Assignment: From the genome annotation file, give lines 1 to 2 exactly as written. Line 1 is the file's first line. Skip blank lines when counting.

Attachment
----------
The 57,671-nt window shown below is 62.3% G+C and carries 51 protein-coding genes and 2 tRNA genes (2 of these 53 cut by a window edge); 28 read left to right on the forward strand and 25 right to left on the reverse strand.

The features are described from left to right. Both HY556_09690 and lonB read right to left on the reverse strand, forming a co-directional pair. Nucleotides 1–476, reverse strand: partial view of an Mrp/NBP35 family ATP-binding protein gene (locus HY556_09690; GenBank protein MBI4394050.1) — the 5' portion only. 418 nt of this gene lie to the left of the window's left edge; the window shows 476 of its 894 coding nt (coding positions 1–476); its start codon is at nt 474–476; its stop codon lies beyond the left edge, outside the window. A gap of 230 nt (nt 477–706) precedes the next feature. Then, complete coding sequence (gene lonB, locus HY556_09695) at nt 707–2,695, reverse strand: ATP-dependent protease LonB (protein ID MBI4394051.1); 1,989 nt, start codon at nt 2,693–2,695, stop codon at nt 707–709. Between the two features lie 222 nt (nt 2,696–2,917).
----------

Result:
The 57,671-nt window shown below is 62.3% G+C and carries 51 protein-coding genes and 2 tRNA genes (2 of these 53 cut by a window edge); 28 read left to right on the forward strand and 25 right to left on the reverse strand.

The features are described from left to right. Both HY556_09690 and lonB read right to left on the reverse strand, forming a co-directional pair. Nucleotides 1–476, reverse strand: partial view of an Mrp/NBP35 family ATP-binding protein gene (locus HY556_09690; GenBank protein MBI4394050.1) — the 5' portion only. 418 nt of this gene lie to the left of the window's left edge; the window shows 476 of its 894 coding nt (coding positions 1–476); its start codon is at nt 474–476; its stop codon lies beyond the left edge, outside the window. A gap of 230 nt (nt 477–706) precedes the next feature. Then, complete coding sequence (gene lonB, locus HY556_09695) at nt 707–2,695, reverse strand: ATP-dependent protease LonB (protein ID MBI4394051.1); 1,989 nt, start codon at nt 2,693–2,695, stop codon at nt 707–709. Between the two features lie 222 nt (nt 2,696–2,917).